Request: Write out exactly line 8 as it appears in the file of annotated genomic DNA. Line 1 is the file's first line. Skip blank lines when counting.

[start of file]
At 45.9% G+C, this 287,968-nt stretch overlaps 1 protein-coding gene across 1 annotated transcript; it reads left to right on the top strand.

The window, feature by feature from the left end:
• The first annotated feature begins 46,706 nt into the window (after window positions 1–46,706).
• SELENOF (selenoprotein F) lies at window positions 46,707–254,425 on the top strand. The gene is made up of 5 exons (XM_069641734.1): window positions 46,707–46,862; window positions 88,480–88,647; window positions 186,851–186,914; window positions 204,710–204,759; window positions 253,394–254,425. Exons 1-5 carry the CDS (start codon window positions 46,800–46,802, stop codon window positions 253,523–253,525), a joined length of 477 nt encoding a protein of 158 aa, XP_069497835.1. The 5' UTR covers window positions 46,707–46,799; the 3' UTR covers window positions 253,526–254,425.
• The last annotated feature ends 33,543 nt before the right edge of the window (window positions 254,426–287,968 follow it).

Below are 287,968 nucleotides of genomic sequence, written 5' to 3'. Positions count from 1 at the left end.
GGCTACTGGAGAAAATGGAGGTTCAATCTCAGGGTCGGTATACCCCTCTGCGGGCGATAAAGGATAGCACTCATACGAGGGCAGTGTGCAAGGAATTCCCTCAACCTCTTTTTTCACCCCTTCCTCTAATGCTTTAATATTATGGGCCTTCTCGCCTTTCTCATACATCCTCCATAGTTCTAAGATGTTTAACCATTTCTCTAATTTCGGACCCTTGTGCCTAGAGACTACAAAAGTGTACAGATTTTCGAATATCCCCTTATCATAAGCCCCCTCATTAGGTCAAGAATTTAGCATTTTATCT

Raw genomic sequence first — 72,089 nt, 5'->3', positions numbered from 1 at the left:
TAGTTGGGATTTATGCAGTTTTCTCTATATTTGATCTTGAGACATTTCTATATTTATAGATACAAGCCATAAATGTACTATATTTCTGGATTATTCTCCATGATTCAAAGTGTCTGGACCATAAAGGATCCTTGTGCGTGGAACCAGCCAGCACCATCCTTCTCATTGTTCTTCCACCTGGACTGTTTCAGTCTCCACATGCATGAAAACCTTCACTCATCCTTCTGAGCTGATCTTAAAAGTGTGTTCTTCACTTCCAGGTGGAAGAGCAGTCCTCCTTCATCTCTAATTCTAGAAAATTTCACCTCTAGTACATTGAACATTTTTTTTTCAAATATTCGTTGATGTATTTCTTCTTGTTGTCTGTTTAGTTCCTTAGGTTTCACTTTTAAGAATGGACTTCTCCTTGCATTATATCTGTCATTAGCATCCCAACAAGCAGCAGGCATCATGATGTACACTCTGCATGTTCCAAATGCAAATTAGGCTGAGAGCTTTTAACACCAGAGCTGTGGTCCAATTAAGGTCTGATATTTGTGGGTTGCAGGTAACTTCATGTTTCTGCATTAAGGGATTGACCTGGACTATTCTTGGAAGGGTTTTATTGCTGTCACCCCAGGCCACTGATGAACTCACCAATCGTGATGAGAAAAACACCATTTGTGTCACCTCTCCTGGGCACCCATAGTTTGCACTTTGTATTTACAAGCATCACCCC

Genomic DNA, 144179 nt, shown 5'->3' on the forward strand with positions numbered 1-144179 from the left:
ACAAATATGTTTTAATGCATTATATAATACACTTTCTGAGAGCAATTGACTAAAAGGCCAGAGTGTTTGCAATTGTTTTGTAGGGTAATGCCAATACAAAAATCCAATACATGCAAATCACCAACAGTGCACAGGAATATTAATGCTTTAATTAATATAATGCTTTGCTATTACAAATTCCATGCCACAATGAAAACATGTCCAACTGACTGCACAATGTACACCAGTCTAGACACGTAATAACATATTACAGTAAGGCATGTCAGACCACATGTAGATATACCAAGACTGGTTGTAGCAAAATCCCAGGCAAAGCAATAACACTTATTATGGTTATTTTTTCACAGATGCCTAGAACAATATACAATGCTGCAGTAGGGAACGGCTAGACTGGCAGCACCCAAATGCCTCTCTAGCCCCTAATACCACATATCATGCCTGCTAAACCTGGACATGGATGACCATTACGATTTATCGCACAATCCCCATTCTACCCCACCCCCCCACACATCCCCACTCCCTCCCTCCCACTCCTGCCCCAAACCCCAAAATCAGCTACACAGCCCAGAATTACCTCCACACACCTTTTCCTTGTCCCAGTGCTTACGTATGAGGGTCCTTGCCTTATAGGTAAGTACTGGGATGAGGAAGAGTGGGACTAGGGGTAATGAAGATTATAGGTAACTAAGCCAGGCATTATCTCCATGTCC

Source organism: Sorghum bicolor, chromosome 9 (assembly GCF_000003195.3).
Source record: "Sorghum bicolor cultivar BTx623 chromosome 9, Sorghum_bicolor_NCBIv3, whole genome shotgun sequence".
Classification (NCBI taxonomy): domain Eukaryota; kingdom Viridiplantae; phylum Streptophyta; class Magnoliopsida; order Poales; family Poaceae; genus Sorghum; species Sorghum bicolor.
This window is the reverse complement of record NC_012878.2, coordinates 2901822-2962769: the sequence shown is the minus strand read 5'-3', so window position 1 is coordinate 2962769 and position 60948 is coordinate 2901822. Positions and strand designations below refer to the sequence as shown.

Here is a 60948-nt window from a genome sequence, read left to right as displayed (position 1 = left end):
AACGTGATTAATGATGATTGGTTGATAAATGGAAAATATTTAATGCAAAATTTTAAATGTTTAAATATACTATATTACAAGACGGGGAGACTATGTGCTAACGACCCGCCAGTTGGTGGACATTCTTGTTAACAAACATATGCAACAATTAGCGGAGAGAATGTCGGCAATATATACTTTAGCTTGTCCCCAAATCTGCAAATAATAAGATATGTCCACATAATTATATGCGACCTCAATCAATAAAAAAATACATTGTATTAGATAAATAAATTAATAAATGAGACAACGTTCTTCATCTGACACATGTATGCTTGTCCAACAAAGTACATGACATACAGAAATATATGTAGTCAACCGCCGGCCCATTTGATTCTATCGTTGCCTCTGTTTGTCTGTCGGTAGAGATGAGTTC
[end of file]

Raw genomic sequence first — 72,089 nt, 5'->3', positions numbered from 1 at the left: